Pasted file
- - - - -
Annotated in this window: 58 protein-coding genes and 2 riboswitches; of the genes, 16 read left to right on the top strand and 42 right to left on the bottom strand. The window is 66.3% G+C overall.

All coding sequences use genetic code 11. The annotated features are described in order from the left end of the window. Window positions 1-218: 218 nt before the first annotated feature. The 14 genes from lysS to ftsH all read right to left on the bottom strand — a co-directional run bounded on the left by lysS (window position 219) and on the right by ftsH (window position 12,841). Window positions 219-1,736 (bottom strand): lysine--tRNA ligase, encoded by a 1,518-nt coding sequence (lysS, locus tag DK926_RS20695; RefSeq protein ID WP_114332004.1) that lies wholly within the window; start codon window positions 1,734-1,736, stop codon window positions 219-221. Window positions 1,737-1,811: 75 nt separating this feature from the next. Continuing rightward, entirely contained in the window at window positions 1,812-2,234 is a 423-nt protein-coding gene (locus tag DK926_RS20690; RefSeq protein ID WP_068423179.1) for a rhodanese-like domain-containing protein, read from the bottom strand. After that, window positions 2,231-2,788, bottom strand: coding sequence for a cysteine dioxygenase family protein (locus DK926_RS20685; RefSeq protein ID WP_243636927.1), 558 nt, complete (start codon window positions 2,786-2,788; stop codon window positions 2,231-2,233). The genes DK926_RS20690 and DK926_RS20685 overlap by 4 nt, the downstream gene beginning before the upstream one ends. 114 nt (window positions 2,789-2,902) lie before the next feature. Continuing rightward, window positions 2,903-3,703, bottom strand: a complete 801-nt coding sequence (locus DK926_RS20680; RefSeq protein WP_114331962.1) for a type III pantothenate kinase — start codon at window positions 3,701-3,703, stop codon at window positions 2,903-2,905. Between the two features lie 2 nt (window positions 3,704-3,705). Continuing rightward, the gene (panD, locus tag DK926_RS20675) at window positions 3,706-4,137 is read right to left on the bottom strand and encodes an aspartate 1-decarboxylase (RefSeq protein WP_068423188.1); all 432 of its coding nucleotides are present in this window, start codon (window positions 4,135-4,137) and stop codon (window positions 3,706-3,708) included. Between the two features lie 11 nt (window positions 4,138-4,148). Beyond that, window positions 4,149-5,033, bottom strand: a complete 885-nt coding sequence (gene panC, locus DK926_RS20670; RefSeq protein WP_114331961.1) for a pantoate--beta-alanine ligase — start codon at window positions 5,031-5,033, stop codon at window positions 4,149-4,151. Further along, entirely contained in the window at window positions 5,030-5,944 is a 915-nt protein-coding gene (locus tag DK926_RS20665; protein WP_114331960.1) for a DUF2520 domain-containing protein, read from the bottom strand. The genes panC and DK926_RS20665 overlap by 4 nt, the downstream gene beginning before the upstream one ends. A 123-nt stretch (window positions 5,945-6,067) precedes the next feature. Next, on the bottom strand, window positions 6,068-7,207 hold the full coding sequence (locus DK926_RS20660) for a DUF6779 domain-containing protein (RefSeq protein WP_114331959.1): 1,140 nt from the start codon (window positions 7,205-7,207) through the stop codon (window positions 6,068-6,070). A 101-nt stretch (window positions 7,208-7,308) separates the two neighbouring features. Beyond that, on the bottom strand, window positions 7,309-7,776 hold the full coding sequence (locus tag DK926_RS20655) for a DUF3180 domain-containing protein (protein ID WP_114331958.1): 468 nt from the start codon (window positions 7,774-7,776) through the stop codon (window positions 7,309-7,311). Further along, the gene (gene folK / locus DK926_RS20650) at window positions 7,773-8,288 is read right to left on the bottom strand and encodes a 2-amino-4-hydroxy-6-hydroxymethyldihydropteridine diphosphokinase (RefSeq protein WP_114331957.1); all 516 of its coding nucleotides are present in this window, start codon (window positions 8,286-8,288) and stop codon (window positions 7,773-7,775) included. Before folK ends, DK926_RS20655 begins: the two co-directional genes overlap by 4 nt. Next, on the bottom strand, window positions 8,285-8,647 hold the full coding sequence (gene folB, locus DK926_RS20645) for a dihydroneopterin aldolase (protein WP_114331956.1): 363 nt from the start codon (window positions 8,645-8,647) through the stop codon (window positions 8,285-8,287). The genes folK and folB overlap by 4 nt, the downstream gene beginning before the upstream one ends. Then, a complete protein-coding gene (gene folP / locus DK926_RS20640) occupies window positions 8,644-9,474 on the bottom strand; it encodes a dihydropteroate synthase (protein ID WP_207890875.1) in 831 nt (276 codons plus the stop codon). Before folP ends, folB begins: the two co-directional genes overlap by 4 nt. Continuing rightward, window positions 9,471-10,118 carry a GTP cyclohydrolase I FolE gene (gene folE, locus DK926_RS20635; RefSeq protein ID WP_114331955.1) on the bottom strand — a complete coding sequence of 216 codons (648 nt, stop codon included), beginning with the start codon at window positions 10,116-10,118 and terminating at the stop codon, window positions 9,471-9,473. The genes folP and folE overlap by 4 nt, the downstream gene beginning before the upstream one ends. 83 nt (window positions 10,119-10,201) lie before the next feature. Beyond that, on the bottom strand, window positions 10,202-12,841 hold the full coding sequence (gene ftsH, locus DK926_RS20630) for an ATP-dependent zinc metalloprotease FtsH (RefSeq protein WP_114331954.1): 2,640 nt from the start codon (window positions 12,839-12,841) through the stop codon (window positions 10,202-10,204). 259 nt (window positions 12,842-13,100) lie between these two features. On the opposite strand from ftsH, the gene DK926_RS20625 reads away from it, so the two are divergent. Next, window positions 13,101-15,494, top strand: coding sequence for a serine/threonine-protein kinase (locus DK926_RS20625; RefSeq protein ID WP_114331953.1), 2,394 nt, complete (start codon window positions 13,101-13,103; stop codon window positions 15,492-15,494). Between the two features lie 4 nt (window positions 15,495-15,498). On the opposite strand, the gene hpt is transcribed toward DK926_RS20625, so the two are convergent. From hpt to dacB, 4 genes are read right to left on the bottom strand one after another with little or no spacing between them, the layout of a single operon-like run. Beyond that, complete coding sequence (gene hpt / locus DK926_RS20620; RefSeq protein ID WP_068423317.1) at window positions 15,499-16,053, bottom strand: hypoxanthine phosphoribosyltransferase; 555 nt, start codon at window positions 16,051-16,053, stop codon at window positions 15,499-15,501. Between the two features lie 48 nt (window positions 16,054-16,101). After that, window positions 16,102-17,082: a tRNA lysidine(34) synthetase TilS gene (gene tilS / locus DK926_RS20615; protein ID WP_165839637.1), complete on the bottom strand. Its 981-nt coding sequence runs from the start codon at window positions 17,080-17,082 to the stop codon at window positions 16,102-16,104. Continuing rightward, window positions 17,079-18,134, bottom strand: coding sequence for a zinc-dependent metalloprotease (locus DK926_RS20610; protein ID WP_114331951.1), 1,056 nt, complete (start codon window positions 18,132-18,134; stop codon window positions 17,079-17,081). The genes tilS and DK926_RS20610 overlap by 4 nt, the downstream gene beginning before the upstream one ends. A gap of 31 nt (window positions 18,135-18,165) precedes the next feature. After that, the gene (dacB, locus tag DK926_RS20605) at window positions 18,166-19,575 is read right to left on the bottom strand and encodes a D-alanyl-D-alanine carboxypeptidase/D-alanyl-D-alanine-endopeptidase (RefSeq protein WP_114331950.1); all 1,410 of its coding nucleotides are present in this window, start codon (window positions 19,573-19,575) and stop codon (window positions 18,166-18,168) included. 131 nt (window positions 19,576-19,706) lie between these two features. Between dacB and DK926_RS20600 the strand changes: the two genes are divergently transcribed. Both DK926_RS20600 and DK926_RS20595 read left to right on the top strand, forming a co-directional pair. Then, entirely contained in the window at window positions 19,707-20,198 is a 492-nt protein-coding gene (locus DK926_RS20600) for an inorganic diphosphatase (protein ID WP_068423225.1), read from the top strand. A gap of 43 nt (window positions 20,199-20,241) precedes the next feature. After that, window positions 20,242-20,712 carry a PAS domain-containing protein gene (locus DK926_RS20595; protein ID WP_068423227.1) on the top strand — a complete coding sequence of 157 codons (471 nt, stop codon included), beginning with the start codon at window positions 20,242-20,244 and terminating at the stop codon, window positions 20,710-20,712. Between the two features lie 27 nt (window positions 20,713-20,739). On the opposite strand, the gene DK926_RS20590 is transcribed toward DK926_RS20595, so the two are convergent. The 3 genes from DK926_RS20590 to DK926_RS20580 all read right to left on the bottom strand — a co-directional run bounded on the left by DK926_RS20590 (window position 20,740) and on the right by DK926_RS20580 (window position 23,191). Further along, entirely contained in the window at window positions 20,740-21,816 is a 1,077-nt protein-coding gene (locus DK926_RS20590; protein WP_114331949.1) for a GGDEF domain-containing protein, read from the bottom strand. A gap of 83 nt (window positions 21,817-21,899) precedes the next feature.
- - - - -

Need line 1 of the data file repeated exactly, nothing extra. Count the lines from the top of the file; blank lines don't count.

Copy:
Annotated in this window: 58 protein-coding genes and 2 riboswitches; of the genes, 16 read left to right on the top strand and 42 right to left on the bottom strand. The window is 66.3% G+C overall.